“Garden making is fundamentally not an intellectual enterprise. Most people come to gardens to experience some form of beauty.” Chris Woods
Chanticleer, a 47 acre garden in the suburbs of Philadelphia, was the personal estate of Adolph Rosengarten, Sr. and was passed down to his son, Adolph Jr. and daughter, Emily.
As Adrian Higgins writes in Chanticleer: A Pleasure Garden, “Adolph Rosengarten. Jr., loved trees, and the cultural legacy of Chanticleer that he and his sister, and their parents before them, left for us was dependent on trees in what was once open farmland. Without them today, Chanticleer would lose its air of permanence and be seen for what it is: essentially a remarkable but young garden begun in 1990.”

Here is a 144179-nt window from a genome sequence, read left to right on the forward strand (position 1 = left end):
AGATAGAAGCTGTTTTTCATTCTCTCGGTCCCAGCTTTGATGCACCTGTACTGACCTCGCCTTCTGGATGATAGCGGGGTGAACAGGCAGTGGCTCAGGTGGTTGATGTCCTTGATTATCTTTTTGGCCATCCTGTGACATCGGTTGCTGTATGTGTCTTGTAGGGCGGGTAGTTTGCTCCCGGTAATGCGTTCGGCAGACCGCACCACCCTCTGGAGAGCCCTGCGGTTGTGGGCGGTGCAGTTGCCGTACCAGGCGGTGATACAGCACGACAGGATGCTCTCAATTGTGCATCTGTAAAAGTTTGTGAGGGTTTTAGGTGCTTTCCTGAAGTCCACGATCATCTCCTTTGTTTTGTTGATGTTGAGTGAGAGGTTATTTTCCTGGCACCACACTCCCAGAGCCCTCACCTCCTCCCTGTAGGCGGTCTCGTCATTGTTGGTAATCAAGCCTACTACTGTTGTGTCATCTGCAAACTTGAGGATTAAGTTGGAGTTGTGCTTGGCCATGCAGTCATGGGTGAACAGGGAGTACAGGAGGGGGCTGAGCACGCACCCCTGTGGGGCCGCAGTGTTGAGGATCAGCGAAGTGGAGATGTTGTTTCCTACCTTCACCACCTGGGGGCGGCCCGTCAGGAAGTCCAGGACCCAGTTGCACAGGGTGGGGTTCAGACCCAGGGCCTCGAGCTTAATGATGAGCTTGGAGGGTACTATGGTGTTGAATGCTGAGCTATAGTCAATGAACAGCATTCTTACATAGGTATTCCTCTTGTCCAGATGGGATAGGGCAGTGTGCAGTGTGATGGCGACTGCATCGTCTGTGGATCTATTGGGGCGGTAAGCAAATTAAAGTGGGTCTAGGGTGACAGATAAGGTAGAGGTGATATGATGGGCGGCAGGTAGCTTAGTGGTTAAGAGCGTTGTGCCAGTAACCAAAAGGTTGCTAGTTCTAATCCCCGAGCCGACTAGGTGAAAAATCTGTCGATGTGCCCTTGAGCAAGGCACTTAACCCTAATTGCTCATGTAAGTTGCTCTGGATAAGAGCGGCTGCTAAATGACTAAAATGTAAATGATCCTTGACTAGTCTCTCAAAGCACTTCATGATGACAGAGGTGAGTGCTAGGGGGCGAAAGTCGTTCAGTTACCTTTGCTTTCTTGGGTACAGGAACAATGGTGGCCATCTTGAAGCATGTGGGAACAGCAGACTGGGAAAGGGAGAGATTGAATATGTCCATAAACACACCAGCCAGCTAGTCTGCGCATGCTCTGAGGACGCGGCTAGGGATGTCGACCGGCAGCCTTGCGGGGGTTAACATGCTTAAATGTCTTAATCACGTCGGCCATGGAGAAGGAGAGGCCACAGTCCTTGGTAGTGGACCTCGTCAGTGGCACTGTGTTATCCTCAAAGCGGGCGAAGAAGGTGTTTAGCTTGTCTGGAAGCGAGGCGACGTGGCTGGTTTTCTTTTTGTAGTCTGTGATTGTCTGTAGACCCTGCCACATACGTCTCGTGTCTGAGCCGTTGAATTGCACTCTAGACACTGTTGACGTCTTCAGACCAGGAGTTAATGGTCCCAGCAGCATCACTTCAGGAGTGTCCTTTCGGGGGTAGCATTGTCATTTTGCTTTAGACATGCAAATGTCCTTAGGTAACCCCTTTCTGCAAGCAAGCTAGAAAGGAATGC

When Rosengarten decided to transform it into a public garden, he hired Chris Woods in 1983, a young English gardener who became the first executive director of Chanticleer in 1990.
Chris “formulated a clear vision of how the garden should develop, assembled a team of highly talented horticulturists, and gave them the freedom to be creative and take risks.”
Taken from Chanticleer: A Pleasure Garden – Written by Adrian Higgins. Photos by Rob Cardillo.
The garden is a feast for the eyes – each of the 13 is filled with intense and innovative plantings – so much so that I find it almost too much to digest in one visit.
When I visited this past June, I was lucky enough to find Dan Benarcik, an incredibly gifted horticulturist, in The Tea Cup Garden. He kindly agreed to take us on a tour of the Courtyard and Tea Cup Gardens – 2 of the 3 gardens where he creates/designs/plants/maintains.